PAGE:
How to Safely Return to In-Person Events
Beverly Flaxington is a practice management consultant. She answers questions from advisors facing human resource issues. To submit yours, email us here.
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We lost our operations manager (“Debbie”) last fall. Her partner got COVID and ended up dying from it. She was naturally very traumatized and decided she no longer wanted to deal with clients and advisors complaining all the time (those were her departing words). We honored her wishes, gave her a nice transition plan and threw a big going-away party.
We have been looking for someone to fill her shoes for almost six months. But we keep hitting a wall because our team is concerned about the attitude problem and that we find someone who is overjoyed to work with us and our clients. I have read enough of your work on behavioral style that I don’t think we are going to find a cheerleader who is also good with detail and process, which is what we need for our operations role.
Debbie was in a very bad way when she left. She had lost her partner, was worried about her own health (there were a number of other things going on) and couldn’t wait to leave. After 17 years with us and after all she had been through with her personal life, she was in a bad place. I don’t know that she would have said prior to this that she wanted to get away from us and our clients. You don’t stay somewhere 17 years if it is that terrible.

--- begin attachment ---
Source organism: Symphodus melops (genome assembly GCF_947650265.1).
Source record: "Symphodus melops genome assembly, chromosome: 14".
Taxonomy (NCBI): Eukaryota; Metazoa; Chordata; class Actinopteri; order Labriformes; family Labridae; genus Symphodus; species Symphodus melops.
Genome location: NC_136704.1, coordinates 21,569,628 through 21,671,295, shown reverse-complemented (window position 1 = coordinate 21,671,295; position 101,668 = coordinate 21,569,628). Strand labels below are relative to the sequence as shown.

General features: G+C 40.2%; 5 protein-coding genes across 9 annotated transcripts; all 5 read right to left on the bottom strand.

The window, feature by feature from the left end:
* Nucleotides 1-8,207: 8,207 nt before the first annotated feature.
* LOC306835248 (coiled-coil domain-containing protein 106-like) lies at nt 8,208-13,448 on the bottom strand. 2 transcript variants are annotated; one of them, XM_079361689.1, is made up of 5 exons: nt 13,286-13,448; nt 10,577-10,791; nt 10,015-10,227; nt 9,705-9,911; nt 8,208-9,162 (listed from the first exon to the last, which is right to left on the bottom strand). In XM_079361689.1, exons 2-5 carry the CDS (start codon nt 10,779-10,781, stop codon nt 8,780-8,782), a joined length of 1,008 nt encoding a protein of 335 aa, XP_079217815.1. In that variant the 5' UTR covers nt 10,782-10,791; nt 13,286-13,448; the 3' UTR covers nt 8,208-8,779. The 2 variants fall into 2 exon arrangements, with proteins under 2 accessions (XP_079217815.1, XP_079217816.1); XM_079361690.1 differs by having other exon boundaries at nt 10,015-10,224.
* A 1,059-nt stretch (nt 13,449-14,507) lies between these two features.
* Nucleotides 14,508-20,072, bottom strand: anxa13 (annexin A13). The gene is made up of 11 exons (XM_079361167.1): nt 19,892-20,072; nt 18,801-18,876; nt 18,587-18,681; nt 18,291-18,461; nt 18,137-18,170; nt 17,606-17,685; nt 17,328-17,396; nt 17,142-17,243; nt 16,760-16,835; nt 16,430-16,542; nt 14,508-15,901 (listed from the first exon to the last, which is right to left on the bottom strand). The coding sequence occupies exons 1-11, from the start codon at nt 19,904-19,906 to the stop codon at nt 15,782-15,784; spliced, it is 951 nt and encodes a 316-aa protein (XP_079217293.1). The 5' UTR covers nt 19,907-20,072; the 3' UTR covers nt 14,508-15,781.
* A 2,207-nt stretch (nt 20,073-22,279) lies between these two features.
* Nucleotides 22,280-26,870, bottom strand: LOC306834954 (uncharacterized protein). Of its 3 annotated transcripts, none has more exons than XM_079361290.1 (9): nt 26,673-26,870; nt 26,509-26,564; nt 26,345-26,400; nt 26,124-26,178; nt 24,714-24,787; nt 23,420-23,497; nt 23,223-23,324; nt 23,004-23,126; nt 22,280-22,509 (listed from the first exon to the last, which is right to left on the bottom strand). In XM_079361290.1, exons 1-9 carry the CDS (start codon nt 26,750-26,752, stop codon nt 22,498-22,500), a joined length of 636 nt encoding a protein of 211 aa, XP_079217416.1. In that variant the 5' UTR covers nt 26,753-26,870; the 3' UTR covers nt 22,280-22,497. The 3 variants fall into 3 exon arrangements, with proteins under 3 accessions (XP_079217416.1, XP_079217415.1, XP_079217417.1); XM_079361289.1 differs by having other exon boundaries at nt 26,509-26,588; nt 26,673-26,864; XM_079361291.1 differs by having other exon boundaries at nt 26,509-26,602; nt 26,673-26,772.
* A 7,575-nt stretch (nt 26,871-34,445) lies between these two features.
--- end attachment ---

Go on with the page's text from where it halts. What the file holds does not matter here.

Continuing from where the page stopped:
I am stuck with how to move forward. Do we revise the role? Do I take someone who is upbeat and cheery but maybe isn’t so attentive to the details of our day to day? We have someone filling the seat on an interim basis. But I know he wants to go back to focusing solely on his compliance responsibilities. It is stressful for him and for us.
Should I let my partners know they are making mountains out of molehills? I believe they are, but having Debbie be so direct and negative put them out. We must put someone who is qualified in the role and work with them the best we can. How do I convince them of this?